Date of Award

5-2010

Document Type

Thesis

Degree Name

Master of City and Regional Planning (MCRP)

Legacy Department

City and Regional Planning

Advisor

Lauria, Mickey

Committee Member

Sperry , Stephen L

Committee Member

Cunningham , M Grant

Abstract

The objective of this research was to establish a method of identifying locations with a high concentration of individuals `at risk' of becoming homeless in order to select mitigation strategies that target the specific needs of the individuals. Each state was evaluated based on the concentration of characteristics that may contribute to homelessness. These characteristics include: low median incomes, high unemployment rates, high housing cost-burdens, high concentrations of veterans and single-mother households, and high rates of mental disabilities and substance abuse reports. A differentiation was made between temporary and chronic homelessness as the mitigation strategies that prove to be the most effective varies between the two; temporary homelessness typically only involves economic factors while chronic homelessness is thought to be the result of existing social vulnerabilities that are compounded by economic factors. The median value of each characteristic was identified for each state. These values were then calculated as a percentage of the national median values and compiled. This compilation of values was imported into ArcMap and evaluated using the quantile function in order to identify the states that comprise the top twenty percent of risk. This process was then utilized to evaluate selected states on the county level. This method proved effective at identifying areas with a high concentration of characteristics that may contribute to homelessness. Therefore, it is concluded that areas with a high concentration of individuals `at risk' of becoming homeless can be identified statistically and graphically by following the method that was established. By following this method, mitigation strategies that target the specific needs of the individuals can be selected and implemented. This is significant because funding is currently being cut for many social welfare programs and it is highly unlikely that there will be funding that is significant enough to address each and every need of the homeless population in the near future; addressing the characteristics that are shown to be highly concentrated in particular locations could be more efficient and cost-effective than attempting to address all characteristics of homelessness.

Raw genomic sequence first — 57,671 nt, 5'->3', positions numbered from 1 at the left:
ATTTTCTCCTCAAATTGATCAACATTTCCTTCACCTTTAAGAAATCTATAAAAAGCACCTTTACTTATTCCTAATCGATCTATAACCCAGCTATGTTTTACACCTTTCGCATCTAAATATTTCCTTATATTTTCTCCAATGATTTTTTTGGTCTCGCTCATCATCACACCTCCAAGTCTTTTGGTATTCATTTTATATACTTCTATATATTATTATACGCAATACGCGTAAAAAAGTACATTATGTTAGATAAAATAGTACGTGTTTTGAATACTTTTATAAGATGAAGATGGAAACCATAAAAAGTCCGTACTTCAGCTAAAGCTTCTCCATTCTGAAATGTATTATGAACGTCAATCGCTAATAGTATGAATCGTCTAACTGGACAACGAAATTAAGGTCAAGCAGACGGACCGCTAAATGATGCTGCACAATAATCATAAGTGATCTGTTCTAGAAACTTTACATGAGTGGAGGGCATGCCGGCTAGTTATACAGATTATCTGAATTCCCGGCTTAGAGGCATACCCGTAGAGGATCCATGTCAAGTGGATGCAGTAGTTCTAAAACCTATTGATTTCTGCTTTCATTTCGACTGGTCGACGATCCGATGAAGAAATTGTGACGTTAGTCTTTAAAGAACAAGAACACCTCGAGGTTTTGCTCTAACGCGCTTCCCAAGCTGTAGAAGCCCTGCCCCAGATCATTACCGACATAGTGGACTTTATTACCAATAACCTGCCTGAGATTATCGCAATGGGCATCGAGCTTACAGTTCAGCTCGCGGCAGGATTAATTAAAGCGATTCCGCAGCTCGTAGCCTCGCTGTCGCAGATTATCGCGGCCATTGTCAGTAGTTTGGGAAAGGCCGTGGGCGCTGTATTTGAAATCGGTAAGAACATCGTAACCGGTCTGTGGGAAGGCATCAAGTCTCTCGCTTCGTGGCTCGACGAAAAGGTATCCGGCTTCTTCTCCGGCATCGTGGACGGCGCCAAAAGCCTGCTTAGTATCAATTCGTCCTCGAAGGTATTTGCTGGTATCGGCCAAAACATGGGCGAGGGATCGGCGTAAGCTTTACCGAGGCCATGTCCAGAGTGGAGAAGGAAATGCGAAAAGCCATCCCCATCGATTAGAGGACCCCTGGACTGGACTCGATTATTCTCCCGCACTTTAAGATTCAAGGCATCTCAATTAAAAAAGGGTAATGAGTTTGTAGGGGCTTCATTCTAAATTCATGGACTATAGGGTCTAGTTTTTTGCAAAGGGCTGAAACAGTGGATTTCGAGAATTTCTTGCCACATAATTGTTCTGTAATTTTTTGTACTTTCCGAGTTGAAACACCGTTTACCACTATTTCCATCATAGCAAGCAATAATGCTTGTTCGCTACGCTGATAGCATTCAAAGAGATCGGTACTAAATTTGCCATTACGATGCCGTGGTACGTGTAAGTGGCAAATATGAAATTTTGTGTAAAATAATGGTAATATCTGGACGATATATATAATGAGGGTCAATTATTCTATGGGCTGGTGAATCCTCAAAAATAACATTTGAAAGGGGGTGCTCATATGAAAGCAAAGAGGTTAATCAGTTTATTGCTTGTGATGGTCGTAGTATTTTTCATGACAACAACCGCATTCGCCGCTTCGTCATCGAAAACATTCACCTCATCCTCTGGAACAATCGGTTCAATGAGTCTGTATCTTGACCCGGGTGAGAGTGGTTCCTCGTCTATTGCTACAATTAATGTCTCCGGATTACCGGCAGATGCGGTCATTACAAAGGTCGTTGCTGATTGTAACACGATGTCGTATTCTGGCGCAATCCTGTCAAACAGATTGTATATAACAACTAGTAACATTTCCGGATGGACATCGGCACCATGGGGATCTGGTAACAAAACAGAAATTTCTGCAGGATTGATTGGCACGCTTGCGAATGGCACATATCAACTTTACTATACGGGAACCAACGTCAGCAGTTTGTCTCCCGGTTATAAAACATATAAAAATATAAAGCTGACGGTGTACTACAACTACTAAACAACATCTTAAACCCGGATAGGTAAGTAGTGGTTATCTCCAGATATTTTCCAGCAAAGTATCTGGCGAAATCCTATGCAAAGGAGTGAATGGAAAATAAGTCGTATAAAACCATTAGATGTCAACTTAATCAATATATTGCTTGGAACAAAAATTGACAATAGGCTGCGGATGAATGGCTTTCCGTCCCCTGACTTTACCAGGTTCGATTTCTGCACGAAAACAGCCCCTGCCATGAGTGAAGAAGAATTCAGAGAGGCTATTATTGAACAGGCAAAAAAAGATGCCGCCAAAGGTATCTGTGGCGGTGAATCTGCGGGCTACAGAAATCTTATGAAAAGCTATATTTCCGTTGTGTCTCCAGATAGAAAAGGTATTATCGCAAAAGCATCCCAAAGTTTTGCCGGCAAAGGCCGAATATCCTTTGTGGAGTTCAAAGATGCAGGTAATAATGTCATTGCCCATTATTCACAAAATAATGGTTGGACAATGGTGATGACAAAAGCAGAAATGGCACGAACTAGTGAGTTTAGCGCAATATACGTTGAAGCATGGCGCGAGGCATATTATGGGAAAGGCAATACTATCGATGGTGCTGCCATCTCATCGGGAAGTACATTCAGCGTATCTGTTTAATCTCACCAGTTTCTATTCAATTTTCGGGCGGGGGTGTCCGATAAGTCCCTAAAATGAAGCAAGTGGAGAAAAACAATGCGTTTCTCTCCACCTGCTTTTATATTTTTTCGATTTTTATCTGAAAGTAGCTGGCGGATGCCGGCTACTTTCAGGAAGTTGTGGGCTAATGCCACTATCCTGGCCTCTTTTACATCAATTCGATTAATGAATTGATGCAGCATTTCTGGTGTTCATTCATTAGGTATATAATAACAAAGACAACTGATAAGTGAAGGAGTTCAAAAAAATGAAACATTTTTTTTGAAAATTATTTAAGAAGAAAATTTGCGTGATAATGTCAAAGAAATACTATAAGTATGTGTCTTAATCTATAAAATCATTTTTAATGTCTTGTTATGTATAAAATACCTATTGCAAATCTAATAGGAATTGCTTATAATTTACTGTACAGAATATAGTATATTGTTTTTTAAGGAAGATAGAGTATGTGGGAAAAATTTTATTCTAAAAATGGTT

Included in

Sociology Commons

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